Poland’s Ministry of Finance Receives Pressure to Revamp Sports Betting Taxes


Politicians in Poland are hoping to force the country’s Ministry of Finance to change the tax structure for sports betting activity. They want a tax on gross gaming revenue (GGR) instead of on turnover.

The flags of Poland and European UnionThe flags of Poland and European Union
The flags of Poland and European Union flying in front of the Polish parliament in Warsaw. Government officials are pushing for a rejig on how the country taxes sports betting operators. (Image: Reuters)

Poland’s Ministry of Finance is analyzing the tax on sports and pari-mutuel betting in the context of a potential change in the tax base. Currently, operators pay their taxes on the applicable amount of stakes. But lawmakers would prefer the calculation be made on the difference in stakes paid and winnings paid.

The latter equates to the operators’ GGR, its income before tax-deductible costs. This, the politicians say, means operators aren’t giving enough to the government. They also point out that it isn’t in line with how many other countries in the European Union address gambling taxes.

The Eternal Tax Debate

The tax on games and pari-mutuel betting is calculated as 12% of the sum of the stakes paid. Instead, the lawmakers want to see a 22% tax on operators’ GGR.

The Deputy Minister of Finance, Jan Sarnowski, responded to the request by explaining that currently, no legislative work is being carried out on amending the Gambling Act. However, this doesn’t mean that it won’t implement a change in the future.

Only six EU countries tax turnover, and not GGR. Poland’s continued support of the turnover tax means that it doesn’t generate the same tax revenue as it would if it taxed operators’ GGR.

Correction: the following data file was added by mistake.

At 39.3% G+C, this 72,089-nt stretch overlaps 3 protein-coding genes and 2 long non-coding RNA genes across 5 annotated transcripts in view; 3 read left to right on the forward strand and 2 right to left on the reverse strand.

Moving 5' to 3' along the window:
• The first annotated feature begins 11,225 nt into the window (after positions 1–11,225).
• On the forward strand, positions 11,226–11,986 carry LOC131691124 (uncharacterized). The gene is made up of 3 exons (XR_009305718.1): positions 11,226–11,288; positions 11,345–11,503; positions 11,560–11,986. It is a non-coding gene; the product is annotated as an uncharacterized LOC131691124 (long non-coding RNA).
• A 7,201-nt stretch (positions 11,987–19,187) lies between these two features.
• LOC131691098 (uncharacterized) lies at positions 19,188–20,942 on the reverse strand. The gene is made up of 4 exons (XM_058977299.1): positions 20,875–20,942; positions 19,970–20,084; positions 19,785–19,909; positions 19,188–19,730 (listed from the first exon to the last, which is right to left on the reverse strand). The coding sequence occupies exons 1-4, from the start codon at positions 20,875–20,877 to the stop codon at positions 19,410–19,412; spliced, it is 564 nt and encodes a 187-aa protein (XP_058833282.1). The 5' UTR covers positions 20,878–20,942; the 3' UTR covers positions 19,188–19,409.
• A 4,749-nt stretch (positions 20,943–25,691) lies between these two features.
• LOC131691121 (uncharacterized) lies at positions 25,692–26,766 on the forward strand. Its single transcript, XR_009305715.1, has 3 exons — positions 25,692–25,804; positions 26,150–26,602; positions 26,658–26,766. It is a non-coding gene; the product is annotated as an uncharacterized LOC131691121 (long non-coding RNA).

The Ministry of Finance, stated Sarnowski, monitors the gambling market on an ongoing basis. As such, it conducts an analysis of the applicable legal regulations in the area of gambling in terms of compliance by entities with the provisions of the Act, which is also a response to the needs of this market.

The analysis includes a comparative study with solutions in force in other European countries. This includes the level of taxation and various scenarios, as well as the impact on budget revenues.

Monitoring of the gambling market conducted by the Ministry of Finance also includes a systematic assessment of the effectiveness of the existing legal solutions. In addition, it conducts routine studies to search for mechanisms to tighten the current system and combat illegal gambling.

Legal Market Continues to Improve

Changing the tax rate might do more harm than good. When Poland went through its last major gambling reform in 2017, major operators, including William Hill, bet365, and Bwin, made a quick exit.

The market has recovered since then and now flourishes. It is even attracting new operators, including long-time Latin American operator Betcris.

The data presented by the Ministry of Finance for the first three quarters of 2021 show about a 30% year-on-year increase in the entire betting market, which reached PLN299.3 million (US$69.7 million. This included an increase of almost 6% in the land-based segment, which took in PLN39.3 million (US$9.15 million). It also included an increase of 34% in the online segment. The latter accounted for PLN260 million (US$60.5 million) of the total.

The tax on mutual bets increased in 2020 by 6.1% in total to PLN874 million (US$203.64 million). Of this, the increase in the online segment, PLN747 million (US$173.9 million), amounted to 13.6%. The terrestrial segment recorded a decrease of 23.6% to PLN127 million (US$29.57 million).

The decrease in tax revenues on sales in the terrestrial segment in 2020 was a product of the start of the COVID-19 pandemic. Poland, as well as governments everywhere, implemented initiatives to control the spread of the coronavirus. Economies felt the impact.

At the same time, just like what other countries witnessed, the pandemic accelerated the development of online gambling. As a result of the transition of players to the digital space, the share of online sales of pari-mutuel betting increased from 80% in 2019 to 85% in 2020. After the first three quarters of last year, it had reached 87%.

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